5. I really only like historical fantasy, high fantasy and humour. Urban fantasy leaves me cold unless it includes Zombies or Vampires, in which case I actively dislike it. I also dislike alternative history. Yes, Ru,I think there has to be something famililar about our reading or we will be disappointed, creatures of habit that we are! And perhaps I’m a great C of H than anyone:-)

  6. XD Awesome point.

    I love fantasy–but I usually try to find something that is unconventional and new. Try the Night Angel Trilogy by Brent Weeks–it's the best fantasy I've ever read.

    But anyway.

    Tropes. D8 SCARY.

    I write fantasy~ I'm currently in an arts high school where I study writing, and I have to say that thanks to my teachers, I didn't fulfill even one of those fantasy tropes. In fact, most of my characters and plot points went against them.

    HOWEVER. I do enjoy some of the trope-like elements of fantasy; meaning, in other words, that I think sticking to tradition at certain points in fantasy is also a good idea. Personally, I've tried to combine some of the old with some new ideas with my own, and where I personally think the genre should/is going. Much like Brent Weeks (I hope…?)

    Your point, to me, is a very valid one. While I don't think you should strive to 'break' fantasy tropes, I do think you should know what they are and try to be different, or to modify them in some way.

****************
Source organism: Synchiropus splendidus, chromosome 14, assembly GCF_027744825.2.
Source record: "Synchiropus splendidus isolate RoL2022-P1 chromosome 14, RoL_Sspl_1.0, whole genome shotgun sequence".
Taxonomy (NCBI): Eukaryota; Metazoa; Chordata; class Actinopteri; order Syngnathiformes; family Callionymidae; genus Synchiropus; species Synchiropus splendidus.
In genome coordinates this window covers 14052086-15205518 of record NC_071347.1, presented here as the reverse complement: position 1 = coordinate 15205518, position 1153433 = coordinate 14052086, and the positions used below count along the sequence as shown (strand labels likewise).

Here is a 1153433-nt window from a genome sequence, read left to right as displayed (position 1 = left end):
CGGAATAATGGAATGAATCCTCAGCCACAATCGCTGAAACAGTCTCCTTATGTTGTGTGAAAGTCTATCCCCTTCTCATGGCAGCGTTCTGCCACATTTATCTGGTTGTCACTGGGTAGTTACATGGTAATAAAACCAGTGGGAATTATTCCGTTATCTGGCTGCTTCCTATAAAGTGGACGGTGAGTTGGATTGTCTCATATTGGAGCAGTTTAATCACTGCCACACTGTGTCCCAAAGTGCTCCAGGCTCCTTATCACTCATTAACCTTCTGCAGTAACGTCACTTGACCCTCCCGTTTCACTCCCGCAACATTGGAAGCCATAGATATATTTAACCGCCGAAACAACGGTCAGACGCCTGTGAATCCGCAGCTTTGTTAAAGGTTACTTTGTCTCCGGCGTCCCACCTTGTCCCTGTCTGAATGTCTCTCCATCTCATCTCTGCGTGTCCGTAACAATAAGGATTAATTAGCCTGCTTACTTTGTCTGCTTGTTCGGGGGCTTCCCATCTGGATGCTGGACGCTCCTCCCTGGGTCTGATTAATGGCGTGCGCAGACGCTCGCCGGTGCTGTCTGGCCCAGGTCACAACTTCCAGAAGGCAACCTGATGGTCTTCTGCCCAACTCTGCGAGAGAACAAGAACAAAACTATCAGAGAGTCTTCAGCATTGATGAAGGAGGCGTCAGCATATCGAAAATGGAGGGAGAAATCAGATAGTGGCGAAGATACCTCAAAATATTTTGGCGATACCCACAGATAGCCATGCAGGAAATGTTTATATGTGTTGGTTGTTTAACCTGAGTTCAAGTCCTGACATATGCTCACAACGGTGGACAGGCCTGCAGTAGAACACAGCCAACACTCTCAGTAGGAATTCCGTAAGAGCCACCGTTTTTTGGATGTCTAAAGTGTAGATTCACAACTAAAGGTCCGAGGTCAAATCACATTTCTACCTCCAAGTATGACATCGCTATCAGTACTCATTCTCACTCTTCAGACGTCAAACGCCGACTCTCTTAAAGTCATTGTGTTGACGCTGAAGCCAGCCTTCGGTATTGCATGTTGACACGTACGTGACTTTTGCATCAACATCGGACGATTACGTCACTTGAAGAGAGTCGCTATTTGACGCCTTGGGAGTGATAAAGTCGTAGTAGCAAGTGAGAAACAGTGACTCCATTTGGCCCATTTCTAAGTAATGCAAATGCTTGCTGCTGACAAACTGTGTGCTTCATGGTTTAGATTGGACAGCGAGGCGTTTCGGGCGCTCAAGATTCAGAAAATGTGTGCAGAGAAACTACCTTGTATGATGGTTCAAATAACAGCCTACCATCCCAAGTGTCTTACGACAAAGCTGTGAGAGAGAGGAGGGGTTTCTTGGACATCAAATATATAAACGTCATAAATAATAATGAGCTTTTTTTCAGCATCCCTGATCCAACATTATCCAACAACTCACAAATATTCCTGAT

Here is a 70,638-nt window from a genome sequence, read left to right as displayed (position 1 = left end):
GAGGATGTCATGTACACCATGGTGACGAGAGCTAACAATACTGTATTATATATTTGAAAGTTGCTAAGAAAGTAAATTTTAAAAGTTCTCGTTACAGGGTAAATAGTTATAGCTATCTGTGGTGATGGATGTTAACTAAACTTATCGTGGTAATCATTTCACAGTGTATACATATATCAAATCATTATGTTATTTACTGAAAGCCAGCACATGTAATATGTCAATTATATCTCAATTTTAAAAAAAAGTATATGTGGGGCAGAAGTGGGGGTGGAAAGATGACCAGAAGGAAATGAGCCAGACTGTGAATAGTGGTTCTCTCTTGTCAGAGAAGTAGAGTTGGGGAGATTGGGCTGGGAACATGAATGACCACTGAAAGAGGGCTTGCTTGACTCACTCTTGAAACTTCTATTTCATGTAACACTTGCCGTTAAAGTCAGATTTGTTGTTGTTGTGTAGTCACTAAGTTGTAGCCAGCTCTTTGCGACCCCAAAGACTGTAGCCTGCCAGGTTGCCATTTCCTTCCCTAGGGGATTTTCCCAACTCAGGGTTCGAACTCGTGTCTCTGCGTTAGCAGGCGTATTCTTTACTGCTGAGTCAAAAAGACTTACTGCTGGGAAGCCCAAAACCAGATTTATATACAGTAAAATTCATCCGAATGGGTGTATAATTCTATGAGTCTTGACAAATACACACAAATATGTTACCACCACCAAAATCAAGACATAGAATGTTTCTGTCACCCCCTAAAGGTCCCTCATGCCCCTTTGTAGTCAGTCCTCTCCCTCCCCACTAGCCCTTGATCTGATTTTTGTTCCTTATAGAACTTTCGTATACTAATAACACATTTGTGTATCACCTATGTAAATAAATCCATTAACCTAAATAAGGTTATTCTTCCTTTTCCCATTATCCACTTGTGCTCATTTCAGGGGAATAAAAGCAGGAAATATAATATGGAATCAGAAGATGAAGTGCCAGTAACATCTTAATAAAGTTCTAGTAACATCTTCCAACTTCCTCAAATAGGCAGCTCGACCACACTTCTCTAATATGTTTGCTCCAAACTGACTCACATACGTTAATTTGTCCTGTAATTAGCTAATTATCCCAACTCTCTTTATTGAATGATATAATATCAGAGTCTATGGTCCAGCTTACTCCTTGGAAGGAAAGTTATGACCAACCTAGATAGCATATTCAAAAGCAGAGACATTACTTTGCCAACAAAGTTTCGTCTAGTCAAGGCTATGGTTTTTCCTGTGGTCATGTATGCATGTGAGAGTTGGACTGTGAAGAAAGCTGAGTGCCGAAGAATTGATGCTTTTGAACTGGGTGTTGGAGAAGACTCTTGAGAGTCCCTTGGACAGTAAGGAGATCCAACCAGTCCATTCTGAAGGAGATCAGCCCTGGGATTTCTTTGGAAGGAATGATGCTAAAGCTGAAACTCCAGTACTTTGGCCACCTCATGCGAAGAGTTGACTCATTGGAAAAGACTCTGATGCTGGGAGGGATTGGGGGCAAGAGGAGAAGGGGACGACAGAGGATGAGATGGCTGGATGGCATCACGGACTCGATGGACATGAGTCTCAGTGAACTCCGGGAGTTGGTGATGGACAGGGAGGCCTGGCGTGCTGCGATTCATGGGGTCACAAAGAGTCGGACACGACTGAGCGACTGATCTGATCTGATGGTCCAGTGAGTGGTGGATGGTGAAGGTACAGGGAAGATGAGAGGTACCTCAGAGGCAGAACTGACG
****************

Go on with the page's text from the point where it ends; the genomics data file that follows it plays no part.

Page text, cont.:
7. I've been trying to get the first book of Week's trilogy – but all they seem to have is book 2 in this country at the matter. I will catch up with it somewhere, sometime.

    The other point you have to be aware of is that if you drift too far into the strange, your book might not sell. Because people actually LIKE the tropes…although they love new takes on old tropes even better.

  8. I find that the best way to avoid tropes or to use them originally is to "grow your tale". Well, this only works for those who aren't looking to write just one story and get away with it, but those who want to create myths (mythopoeia) – which is what I do.

    I start with a story germ that is particularly cliched, then I cut it down and add stuff. I let the tale grow "organically", as it develops in my mind.

    This process takes years, and can create a truly original "back-story" for your work. I've been working on mine for over 6 years now.